The idea of a bearded man with a guitar and beady eyes being able to talk four young women (Susan Atkins, Linda Kasabian, and Patricia Krenwinke, Leslie Van Houten) into murdering several people in the most brutal ways imaginable is just so bizarre, it can’t help be intrigue an enquiring mind.

There are serious rumours of CIA mind control experiments

Mention the idea of the CIA being involved in almost anything and there’s every chance you’ll be met with furrowed brows and accusations of tin foil hat wearing. But there are pretty strong indications that suggest that Charles Manson was ‘recruited’ for experimentation by US government-backed scientists.

The use of powerful hallucinogens such as LSD was at the forefront of research into mind control by many countries in the 1950’s and ‘60s, but the US led the way. The very real possibility that Manson learned some of his brainwashing skills and craft from the American government is a very enticing to anyone who likes a juicy story. Not just ‘conspiracy theorists’.

The ties with - and the killing of - Hollywood elites are shocking

Would The Manson Murders have remained so grimly fascinating to us all had Sharon Tate not been so famous? Perhaps not. Manson later claimed not to know that 10050 Cielo Drive would house a famous and extremely pregnant Hollywood actress. He had however visited the place before, when it was occupied by a music producer friend of his (and son of Doris Day), Terry Melcher. And knew the house was often full of famous faces.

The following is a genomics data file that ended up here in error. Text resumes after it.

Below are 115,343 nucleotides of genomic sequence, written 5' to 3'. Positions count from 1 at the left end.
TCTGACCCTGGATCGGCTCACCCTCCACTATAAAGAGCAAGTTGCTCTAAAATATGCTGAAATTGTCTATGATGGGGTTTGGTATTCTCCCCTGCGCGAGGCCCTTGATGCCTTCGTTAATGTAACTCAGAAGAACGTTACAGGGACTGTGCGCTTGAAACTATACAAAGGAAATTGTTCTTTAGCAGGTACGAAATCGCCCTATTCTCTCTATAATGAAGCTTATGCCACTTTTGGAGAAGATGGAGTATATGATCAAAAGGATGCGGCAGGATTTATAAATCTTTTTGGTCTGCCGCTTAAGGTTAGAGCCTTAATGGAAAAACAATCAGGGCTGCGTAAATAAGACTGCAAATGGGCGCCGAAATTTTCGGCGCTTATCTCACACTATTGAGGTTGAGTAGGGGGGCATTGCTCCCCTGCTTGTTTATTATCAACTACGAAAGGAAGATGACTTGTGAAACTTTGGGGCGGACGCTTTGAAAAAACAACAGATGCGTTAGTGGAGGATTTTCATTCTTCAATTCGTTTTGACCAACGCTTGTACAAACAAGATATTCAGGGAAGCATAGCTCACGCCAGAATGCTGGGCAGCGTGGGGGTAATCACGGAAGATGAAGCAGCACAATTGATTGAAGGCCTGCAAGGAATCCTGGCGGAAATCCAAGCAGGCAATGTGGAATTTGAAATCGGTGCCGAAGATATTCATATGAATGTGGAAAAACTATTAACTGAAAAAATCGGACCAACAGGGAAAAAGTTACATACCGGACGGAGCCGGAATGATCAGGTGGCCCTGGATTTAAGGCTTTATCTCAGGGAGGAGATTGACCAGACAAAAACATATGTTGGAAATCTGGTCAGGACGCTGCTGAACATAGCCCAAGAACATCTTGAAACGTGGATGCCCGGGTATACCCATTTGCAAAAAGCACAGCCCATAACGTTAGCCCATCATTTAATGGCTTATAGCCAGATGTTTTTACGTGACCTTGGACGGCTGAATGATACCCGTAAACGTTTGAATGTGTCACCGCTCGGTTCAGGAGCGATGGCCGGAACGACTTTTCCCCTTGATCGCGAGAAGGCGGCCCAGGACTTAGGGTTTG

The celebrity connections go deep with Manson. Angela Lansbury's daughter was in The Family. Charlie met plenty of big names in his time, including Michael Caine and Bryan Cranston even spent time on the notorious Spahn Ranch too. 
 
Manson was a keen musician too, with lots of friends in high places within the musical world...

‘Helter Skelter’ and Manson’s connections to The Beatles

Whether he truly believed it or not, Manson developed a theory surrounding the end of civilisation that he called ‘Helter Skelter’, named after his favourite Beatles song. He apparently prophesied of an apocalyptic race war where he and The Family would be the only white survivors. Black people, he said, on winning, would be unable to organise themselves effectively and beg him to be their leader. Ergo, he would effectively rule the world. Or at least some of it.
 
A deluded man? Certainly. But he was no sad-sack music fan, sat playing records and pining over his favourite bands. Charles Manson was pretty well connected in the music industry, his own music very well thought of. A talented songwriter and a capable guitarist, he not only had Dennis Wilson from The Beach Boys trying to get him signed to a major label but the likes of Neil Young too.

'A guy showed up, picked up my guitar and started playing a lot of songs on it,' Young wrote in his autobiography. 'His name was Charlie. Kind of like Dylan, but different because it was hard to glimpse a true message in them, but the songs were fascinating. He was good.'

'I don’t know what I thought when the murders happened. I just think a lot of the things he says are true,' John Lennon once said about Manson. 'That he’s a child of the state, made by us. That he took their children in when nobody else would… But of course he’s cracked, all right… he’s barmy.'

In truth, the case of Charles Manson and his seemingly hypnotised followers captivates us all for endless reasons. Articles and books will continue to be written - and films and TV shows made - about him and his dark legacy for many, many years to come.

We’ll probably always be obsessed.